Rare error £2 coin that looks like an EGG sells for £105 on eBay – could one pop up in your change?

A RARE £2 coin has sold well above its face value on eBay – and it's all because it has a very peculiar fault.

The design error has meant the coin is left looking like a runny fried egg, as the middle has "spilt" out onto the outer rim.

Because of the strange quirk, bidders were willing to stake up to £105 on the coin.

Six budding collectors battled it out to claim the copy for their own.

The final sale was called on March 20.

The collectors placed a total of eight bids between them and the rare coin eventually sold for over 50 times its face value of £2.

Read More on Rare coins

The 12 most valuable two pounds in circulation – from Mary Rose to Magna Carta.

The 10 rarest and most valuable coins revealed worth up to £400

Two pound coins like this one have two metal rings – one on the outside made of a yellow nickel-brass ring and the one inside is made of a steel coloured nickel plated brass.

But this error coin has been mis-struck somewhere in the minting process, meaning the middle ring is not perfectly lined in the centre.

The Royal Mint manufactures between three million and four million coins a day, so often things will go wrong.

This coin has double the story to tell though.

Most read in Money


3-bed house on sale for just £5k – but wait until you see inside

Cast your orders

Aldi launch Cast Iron cookware and it's up to £270 cheaper than Le Creuset


Full list of benefits rising in April – including Universal Credit & child benefit


Millions of workers to get a £1,000 pay rise from today – check if you're eligible

Not only does it sport the odd error, but it already has a commemorative design on the reverse.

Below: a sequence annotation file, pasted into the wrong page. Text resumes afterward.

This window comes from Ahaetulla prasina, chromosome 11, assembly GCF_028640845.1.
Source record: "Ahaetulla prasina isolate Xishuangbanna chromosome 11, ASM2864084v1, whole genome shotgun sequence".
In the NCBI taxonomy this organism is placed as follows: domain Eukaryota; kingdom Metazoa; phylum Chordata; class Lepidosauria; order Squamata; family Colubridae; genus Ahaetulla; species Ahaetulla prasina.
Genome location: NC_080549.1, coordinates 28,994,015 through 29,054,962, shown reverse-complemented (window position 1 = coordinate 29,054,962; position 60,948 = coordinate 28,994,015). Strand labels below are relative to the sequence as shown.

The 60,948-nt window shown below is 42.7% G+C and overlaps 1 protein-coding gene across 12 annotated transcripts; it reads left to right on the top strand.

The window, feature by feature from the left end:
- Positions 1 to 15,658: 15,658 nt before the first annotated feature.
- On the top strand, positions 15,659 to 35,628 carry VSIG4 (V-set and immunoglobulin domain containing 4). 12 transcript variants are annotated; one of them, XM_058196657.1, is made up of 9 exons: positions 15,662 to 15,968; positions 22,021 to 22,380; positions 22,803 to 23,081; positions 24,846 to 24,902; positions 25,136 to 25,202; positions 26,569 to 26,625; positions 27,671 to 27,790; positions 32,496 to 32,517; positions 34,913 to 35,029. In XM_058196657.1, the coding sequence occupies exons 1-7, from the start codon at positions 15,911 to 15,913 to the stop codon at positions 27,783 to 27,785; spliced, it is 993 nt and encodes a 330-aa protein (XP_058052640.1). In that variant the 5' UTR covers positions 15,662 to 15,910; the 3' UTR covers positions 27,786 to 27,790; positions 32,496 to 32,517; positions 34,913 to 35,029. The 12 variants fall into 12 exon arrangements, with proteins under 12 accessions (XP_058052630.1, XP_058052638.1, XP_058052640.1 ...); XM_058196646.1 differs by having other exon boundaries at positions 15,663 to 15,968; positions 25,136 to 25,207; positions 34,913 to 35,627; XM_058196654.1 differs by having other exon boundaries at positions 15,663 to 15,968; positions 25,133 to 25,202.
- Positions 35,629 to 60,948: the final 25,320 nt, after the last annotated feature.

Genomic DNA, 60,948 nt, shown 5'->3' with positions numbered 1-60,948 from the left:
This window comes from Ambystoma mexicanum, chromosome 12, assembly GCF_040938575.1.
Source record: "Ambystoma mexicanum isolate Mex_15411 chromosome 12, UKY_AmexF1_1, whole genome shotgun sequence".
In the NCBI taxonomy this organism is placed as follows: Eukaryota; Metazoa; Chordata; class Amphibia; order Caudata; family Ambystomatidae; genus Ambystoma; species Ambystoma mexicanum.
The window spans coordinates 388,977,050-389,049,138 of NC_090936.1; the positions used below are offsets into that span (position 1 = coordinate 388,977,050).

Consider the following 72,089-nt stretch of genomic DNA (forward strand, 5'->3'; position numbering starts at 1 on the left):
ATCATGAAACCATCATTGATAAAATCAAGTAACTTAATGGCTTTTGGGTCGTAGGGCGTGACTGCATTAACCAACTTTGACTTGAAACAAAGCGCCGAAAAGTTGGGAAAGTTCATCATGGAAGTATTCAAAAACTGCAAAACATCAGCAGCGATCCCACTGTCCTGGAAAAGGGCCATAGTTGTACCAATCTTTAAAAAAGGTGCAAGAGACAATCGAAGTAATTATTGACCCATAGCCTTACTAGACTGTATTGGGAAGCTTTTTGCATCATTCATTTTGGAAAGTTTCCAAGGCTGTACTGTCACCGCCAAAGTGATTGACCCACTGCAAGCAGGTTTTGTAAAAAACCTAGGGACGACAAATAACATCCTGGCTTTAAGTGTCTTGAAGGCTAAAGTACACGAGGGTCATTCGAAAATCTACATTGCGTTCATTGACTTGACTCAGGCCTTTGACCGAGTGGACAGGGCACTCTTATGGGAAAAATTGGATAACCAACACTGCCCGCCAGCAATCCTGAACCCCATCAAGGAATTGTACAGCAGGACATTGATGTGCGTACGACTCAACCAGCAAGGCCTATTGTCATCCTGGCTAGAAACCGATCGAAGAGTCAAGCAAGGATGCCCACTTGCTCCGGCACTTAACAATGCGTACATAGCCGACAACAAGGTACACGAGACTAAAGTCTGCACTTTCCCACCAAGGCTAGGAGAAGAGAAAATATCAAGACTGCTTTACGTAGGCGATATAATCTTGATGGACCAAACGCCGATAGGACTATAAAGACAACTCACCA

It's known to collectors as the Charles Dickens £2 and was issued in 2012 to mark the 200th anniversary of the author's birth.

The design aimed to celebrate the life and work of Charles Dickens, spelling out the titles of some of his most famous novels and characters including Little Dorrit, Bleak House, and a Tale of Two Cities.

And those words are written in the shape of Dickens' profile on the coin.

Around 8.1 million were minted, which doesn't make it a particularly rare coin from the get go – but the unusual error will have piqued the interest of collectors looking for a more original copy to get their hands on.

It wouldn't be the first time a faulty copy of the design has gone under the virtual hammer either.

One with two errors of its own sold for £205 previously, while another sold for a whopping £350 because the writing was claimed to be upside down.

Could one pop up in your change?

Error coins are still legal tender, so while they may look a little odd there's still a high chance they could turn up in your change.

So long as they're not too misshapen they might make their way through tills or hands, parking machines or vending kiosks and slip by unnoticed.

Keep an eye out though, and you could be quids-in.

But that being said, the error isn't supposed to be there in the first place, so the version you find won't have been made in a high volume.

They're not as likely to show up in your change as other rare designs, but that can often spur collectors to bid more money if you try to sell on eBay.

The harder they are to find the more profit you might make.

It's the same with limited edition designs that The Royal Mint officially releases with low mintage figures – because less are circulating they are deemed more scarce and valuable by collectors.

But experts warn that a number of fake coins often end up in circulation, so you have to be careful when you're bidding online.

Change experts like Coin Hunter or Change Checker will help you verify if your rare finds are real, and they can help place a value on coins you have.

You can scroll through other eBay listings to get a general idea of how much collectors are willing to pay too.

And usually you can determine if something is the real deal by the number of bidders who were willing to stake their claim on it.

Read More on The Sun

Will Smith RESIGNS from the Academy after slapping Chris Rock at Oscars

Inside UK’s ‘cocaine capital’ as we join cops on daring busts against dealers

We've often seen bidding wars break out on the most highly sought-after copies.

But keep in mind that a buyer can always pull out of the sale, which means it won't have sold for the price that it may say it has.

We pay for your stories!

Do you have a story for The Sun Online Money team?

Email us at [email protected]

    Source: Read Full Article